"Our results demonstrate effects of letter and quadrigram frequency above and beyond those of bigram frequency, suggesting that all of these levels (Dehaene et al., 2005), not just bigrams (Grainger & Whitney, 2004; Whitney, 2001), may be useful subcomponents of visual word recognition."
However the claim that their data provides evidence for quadrigram detectors is tenuous, at best. The claim comes from the comparison of frequent bigrams forming rare quadrigrams vs. frequent bigrams forming frequent quadrigrams. However, this comparison is confounded with the pronounceability of the stimuli. The rare quadrigram stimuli were not pronounceable, whereas the frequent quadrigram stimuli were pronounceable. Thus frequent-quadrigram stimuli were much more likely to yield partial activation of lexical representations, and therefore any difference between the two may reflect different levels of lexical activation, rather than quadrigram activation. This is supported by their finding that only words and frequent quadrigrams yielded significant activation of posterior middle temporal gyrus, a region associated with lexico-semantic processing.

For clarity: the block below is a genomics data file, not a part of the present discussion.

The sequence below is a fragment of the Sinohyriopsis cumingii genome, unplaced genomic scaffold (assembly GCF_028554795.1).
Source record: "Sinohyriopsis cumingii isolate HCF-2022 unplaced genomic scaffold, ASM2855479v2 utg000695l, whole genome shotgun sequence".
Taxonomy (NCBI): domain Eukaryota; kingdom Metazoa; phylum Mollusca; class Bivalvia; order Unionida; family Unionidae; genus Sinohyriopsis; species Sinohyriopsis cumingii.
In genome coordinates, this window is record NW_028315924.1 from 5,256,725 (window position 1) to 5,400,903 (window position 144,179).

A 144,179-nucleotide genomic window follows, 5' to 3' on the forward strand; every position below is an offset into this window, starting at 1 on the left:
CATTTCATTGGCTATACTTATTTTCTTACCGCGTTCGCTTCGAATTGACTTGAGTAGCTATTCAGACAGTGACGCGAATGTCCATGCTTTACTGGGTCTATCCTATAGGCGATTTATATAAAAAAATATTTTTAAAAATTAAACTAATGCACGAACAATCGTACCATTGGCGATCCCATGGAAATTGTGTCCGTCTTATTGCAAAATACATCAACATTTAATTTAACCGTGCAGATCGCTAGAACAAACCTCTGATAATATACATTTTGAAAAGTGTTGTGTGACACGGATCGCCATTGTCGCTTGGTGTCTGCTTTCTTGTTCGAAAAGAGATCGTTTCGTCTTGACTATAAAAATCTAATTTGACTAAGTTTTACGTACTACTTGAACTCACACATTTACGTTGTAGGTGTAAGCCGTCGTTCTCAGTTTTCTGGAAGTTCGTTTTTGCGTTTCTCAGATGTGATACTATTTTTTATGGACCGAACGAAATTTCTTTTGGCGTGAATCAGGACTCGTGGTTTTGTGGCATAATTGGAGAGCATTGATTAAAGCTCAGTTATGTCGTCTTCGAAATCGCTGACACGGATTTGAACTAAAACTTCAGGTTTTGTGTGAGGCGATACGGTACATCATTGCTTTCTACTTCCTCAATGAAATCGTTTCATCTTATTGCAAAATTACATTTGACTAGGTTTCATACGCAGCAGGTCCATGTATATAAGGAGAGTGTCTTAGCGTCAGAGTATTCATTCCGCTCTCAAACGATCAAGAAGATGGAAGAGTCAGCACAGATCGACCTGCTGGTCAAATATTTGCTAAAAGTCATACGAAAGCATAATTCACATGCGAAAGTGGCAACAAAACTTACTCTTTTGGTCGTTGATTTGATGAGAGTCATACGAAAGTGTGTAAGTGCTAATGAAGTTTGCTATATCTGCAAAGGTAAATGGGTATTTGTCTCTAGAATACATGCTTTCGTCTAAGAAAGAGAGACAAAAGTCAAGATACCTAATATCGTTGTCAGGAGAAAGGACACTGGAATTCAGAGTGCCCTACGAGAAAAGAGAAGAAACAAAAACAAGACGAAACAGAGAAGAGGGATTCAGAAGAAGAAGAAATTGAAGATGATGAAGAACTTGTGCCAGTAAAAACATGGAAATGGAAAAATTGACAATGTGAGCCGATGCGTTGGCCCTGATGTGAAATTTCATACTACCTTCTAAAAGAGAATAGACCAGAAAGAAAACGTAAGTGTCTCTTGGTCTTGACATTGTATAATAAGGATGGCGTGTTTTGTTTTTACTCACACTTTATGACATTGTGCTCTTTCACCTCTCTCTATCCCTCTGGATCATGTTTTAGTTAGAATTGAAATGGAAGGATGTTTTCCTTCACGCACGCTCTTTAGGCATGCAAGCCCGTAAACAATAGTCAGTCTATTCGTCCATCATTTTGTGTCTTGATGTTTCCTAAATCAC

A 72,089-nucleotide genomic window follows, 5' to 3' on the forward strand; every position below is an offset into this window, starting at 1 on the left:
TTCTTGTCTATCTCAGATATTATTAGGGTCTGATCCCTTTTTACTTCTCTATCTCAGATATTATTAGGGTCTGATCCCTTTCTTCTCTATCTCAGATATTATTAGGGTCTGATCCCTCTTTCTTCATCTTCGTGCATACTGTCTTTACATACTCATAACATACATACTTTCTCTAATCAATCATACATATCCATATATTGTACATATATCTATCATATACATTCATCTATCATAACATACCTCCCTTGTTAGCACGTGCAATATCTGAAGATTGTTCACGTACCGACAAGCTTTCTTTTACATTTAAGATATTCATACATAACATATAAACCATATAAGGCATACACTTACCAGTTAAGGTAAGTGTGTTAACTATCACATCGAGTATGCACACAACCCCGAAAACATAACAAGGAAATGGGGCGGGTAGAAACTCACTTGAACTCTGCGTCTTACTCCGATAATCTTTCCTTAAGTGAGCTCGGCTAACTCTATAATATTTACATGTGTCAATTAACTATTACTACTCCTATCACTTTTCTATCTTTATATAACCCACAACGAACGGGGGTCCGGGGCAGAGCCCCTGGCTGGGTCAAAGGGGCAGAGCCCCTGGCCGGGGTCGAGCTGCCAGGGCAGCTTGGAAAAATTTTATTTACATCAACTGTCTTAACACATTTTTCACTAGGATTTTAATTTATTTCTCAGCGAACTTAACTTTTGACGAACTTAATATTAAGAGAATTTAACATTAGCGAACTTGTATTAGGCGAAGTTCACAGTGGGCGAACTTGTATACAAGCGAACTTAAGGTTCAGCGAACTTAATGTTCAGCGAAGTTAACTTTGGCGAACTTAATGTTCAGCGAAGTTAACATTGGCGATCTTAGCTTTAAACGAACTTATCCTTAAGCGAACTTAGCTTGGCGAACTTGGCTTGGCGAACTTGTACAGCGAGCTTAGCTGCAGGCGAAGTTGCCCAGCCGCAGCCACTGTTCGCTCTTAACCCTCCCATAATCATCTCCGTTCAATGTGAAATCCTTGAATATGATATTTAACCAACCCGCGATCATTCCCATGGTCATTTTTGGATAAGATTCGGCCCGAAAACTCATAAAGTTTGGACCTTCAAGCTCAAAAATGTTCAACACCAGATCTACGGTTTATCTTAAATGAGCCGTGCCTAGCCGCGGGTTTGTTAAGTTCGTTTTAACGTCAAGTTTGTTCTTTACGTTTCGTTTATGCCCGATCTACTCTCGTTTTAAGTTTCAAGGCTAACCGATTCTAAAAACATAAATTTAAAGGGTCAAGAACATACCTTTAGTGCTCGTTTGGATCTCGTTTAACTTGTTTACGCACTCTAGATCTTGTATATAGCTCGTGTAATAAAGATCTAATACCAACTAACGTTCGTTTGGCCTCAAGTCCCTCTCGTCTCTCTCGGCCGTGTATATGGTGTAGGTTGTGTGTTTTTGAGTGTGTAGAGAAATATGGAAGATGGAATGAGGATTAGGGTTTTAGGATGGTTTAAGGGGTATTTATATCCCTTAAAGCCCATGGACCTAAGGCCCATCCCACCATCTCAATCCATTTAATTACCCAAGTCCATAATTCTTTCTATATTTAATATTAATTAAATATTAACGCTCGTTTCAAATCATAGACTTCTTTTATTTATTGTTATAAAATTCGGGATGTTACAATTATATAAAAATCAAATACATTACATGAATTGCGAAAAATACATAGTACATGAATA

On the other hand, the contrast between frequent letters forming rare bigrams vs frequent letters forming frequent bigrams provides does not suffer this confound, as both types of strings were not pronounceable. Differences between between these types of stimuli were found in middle/anterior left fusiform. Binder et al. (2006, Neuroimage) also found sensitivity to bigram frequency in this area in another fMRI study. These results support the claim of multi-letter units, such as open-bigrams, and are difficult to explain under models that do not include them, such as Davis's SOLAR model and Gomez et al.'s Overlap model.